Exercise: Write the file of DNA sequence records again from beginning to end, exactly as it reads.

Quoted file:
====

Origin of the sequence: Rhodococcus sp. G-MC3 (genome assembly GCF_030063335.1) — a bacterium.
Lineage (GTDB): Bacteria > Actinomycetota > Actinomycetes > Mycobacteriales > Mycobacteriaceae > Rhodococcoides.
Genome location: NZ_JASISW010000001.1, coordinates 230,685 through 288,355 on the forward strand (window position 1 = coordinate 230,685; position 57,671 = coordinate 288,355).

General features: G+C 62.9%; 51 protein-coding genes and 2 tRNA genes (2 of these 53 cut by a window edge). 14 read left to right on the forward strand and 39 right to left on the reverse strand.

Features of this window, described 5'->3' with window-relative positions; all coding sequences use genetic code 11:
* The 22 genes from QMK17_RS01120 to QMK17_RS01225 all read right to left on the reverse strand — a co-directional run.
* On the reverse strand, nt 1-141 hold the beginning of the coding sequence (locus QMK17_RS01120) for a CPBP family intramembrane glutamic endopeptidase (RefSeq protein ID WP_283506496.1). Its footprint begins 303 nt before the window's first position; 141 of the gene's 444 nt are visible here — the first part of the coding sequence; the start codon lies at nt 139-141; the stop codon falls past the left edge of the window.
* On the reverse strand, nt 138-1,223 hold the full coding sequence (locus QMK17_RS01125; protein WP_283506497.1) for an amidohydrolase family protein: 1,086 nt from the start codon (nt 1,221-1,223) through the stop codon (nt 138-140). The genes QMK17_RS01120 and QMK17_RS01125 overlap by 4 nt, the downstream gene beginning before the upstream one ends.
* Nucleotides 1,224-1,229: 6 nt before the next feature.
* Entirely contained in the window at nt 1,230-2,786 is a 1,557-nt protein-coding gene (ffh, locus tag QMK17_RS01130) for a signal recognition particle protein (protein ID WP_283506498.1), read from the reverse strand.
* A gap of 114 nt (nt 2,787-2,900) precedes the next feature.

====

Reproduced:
Origin of the sequence: Rhodococcus sp. G-MC3 (genome assembly GCF_030063335.1) — a bacterium.
Lineage (GTDB): Bacteria > Actinomycetota > Actinomycetes > Mycobacteriales > Mycobacteriaceae > Rhodococcoides.
Genome location: NZ_JASISW010000001.1, coordinates 230,685 through 288,355 on the forward strand (window position 1 = coordinate 230,685; position 57,671 = coordinate 288,355).

General features: G+C 62.9%; 51 protein-coding genes and 2 tRNA genes (2 of these 53 cut by a window edge). 14 read left to right on the forward strand and 39 right to left on the reverse strand.

Features of this window, described 5'->3' with window-relative positions; all coding sequences use genetic code 11:
* The 22 genes from QMK17_RS01120 to QMK17_RS01225 all read right to left on the reverse strand — a co-directional run.
* On the reverse strand, nt 1-141 hold the beginning of the coding sequence (locus QMK17_RS01120) for a CPBP family intramembrane glutamic endopeptidase (RefSeq protein ID WP_283506496.1). Its footprint begins 303 nt before the window's first position; 141 of the gene's 444 nt are visible here — the first part of the coding sequence; the start codon lies at nt 139-141; the stop codon falls past the left edge of the window.
* On the reverse strand, nt 138-1,223 hold the full coding sequence (locus QMK17_RS01125; protein WP_283506497.1) for an amidohydrolase family protein: 1,086 nt from the start codon (nt 1,221-1,223) through the stop codon (nt 138-140). The genes QMK17_RS01120 and QMK17_RS01125 overlap by 4 nt, the downstream gene beginning before the upstream one ends.
* Nucleotides 1,224-1,229: 6 nt before the next feature.
* Entirely contained in the window at nt 1,230-2,786 is a 1,557-nt protein-coding gene (ffh, locus tag QMK17_RS01130) for a signal recognition particle protein (protein ID WP_283506498.1), read from the reverse strand.
* A gap of 114 nt (nt 2,787-2,900) precedes the next feature.